With a population of 41,799, Oconee County is too small to have its own House district.
Clarke County, however, has enough residents to have two districts of its own, with 9,649 residents left over.
With the addition of those 9,649 residents from Clarke, plus another 8,063 from another county, such as from the area around Statham in Barrow County, Oconee County could be whole and dominant in a House district, as it was prior to redistricting in 2011.
If Oconee and Clarke joined in a Senate District, they would need fewer than 21,000 residents from another county, such as Madison or Barrow or Walton, to form a Senate district.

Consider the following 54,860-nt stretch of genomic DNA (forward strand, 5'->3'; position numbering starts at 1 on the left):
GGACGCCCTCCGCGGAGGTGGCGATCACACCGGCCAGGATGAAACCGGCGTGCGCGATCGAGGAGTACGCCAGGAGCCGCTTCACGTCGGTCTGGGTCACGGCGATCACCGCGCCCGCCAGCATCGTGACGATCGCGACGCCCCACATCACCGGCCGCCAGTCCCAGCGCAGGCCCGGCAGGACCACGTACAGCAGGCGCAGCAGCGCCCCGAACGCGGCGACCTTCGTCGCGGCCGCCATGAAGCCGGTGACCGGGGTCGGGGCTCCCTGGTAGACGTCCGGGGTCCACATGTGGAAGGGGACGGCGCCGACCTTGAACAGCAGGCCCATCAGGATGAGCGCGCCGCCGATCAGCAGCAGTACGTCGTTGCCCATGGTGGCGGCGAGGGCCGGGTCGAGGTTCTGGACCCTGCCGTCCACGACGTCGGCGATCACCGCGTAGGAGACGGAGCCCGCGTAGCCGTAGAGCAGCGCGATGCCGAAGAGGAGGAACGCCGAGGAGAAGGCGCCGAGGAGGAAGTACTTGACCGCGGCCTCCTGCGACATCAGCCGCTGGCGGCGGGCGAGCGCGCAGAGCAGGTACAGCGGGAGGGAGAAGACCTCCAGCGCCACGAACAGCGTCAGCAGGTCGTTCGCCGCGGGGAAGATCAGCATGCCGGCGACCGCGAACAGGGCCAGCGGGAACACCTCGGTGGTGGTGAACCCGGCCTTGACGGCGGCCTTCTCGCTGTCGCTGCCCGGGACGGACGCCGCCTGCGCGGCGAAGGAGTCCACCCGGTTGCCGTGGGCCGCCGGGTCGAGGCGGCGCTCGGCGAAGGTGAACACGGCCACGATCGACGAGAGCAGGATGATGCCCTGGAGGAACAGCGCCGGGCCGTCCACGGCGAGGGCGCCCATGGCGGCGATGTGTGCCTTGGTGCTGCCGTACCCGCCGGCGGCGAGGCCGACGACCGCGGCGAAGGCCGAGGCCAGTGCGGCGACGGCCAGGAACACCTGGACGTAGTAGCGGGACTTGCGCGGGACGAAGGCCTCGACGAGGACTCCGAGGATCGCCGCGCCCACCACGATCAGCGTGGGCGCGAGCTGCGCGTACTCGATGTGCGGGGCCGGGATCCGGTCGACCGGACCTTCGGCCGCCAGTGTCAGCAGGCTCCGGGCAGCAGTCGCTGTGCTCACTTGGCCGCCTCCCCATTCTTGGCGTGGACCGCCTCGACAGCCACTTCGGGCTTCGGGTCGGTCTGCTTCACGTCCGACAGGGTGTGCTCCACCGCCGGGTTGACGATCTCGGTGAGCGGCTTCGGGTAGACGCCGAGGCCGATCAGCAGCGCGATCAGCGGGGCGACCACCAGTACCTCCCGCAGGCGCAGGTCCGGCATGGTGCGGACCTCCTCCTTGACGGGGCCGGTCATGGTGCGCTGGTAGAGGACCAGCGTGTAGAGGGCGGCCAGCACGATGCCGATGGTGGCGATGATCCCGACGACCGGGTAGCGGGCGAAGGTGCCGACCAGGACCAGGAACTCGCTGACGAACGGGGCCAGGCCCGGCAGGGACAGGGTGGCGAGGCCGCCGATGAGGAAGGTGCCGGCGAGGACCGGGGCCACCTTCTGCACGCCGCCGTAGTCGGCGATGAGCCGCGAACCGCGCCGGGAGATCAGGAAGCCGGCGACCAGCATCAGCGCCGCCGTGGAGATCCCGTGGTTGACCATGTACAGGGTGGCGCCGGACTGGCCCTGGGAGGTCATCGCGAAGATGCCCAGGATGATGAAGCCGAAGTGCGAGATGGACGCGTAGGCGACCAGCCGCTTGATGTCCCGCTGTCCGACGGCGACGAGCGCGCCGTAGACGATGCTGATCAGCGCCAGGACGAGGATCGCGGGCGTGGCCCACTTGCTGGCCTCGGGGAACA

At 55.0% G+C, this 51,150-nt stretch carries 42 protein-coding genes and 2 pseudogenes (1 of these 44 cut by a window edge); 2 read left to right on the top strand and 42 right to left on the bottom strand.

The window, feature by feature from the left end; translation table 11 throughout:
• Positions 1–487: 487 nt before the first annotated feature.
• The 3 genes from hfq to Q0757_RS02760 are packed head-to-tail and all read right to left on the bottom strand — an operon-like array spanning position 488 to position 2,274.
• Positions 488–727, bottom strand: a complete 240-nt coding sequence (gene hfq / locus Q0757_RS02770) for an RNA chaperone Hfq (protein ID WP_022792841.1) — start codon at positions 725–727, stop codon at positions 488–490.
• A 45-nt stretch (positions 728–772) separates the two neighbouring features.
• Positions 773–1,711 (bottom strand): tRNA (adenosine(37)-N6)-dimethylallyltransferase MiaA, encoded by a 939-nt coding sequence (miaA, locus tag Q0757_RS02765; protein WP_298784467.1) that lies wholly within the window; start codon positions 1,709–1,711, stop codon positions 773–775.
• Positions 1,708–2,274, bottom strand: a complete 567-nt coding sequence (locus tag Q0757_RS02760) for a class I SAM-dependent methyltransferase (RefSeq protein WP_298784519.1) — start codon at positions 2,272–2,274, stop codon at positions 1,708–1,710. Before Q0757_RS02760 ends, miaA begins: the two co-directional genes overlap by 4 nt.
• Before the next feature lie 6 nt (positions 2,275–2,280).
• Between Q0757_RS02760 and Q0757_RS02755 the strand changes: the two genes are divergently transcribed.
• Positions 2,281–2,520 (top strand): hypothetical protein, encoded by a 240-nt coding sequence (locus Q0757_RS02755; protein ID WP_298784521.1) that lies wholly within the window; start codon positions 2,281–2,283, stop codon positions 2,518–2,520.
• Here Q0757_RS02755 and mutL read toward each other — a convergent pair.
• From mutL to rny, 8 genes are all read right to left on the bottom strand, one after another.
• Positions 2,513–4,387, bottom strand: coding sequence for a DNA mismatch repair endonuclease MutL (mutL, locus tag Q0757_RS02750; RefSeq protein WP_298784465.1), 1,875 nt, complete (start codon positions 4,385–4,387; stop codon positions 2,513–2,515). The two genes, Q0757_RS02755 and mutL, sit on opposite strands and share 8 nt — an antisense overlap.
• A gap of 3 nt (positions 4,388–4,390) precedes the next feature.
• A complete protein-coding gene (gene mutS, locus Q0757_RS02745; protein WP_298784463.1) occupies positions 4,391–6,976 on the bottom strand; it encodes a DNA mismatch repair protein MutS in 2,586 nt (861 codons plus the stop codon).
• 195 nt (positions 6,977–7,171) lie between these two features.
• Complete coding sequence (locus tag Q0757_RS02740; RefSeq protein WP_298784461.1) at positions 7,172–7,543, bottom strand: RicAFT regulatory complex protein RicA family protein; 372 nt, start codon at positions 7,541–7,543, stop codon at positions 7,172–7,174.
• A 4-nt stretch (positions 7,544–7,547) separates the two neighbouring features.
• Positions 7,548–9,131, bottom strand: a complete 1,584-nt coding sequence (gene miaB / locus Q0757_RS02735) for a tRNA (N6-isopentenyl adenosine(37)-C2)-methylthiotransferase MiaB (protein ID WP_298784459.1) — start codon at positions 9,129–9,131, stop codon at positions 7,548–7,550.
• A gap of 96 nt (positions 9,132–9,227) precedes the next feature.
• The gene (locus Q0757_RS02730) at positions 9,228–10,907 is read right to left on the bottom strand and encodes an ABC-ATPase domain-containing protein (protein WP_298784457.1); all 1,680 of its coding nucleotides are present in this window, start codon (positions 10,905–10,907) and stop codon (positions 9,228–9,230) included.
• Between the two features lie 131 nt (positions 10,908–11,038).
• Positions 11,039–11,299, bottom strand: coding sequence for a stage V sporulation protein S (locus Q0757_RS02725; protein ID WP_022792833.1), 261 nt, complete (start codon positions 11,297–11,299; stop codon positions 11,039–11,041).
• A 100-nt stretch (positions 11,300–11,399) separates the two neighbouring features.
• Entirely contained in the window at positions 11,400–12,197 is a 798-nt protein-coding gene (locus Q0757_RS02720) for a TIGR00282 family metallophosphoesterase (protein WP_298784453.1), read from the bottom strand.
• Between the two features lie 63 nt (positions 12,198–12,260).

The outcome of the latest round of redistricting is quite different from the outcome just described.
The House map proposed by and adopted by Republicans in the General Assembly cuts Oconee County into two parts and Clarke into four.
The rejected Democratic House map chopped both Oconee and Clarke into three districts.
The Republican Senate map, approved by the legislature, puts Oconee and parts of Clarke into a district with three other counties.
The rejected Democratic map had joined Oconee and Clarke with parts of Walton County.
After I wrote about redistricting on Oconee County Observations, the Oconee County Democratic Party asked me to speak about the topic at its virtual meeting on Nov. 18.
The presentation I made incorporated things I had included in earlier posts, and things that were new.
The video of that presentation, recorded from Zoom, and of the discussion that followed, is below.
For more, visit Oconee County Observations.
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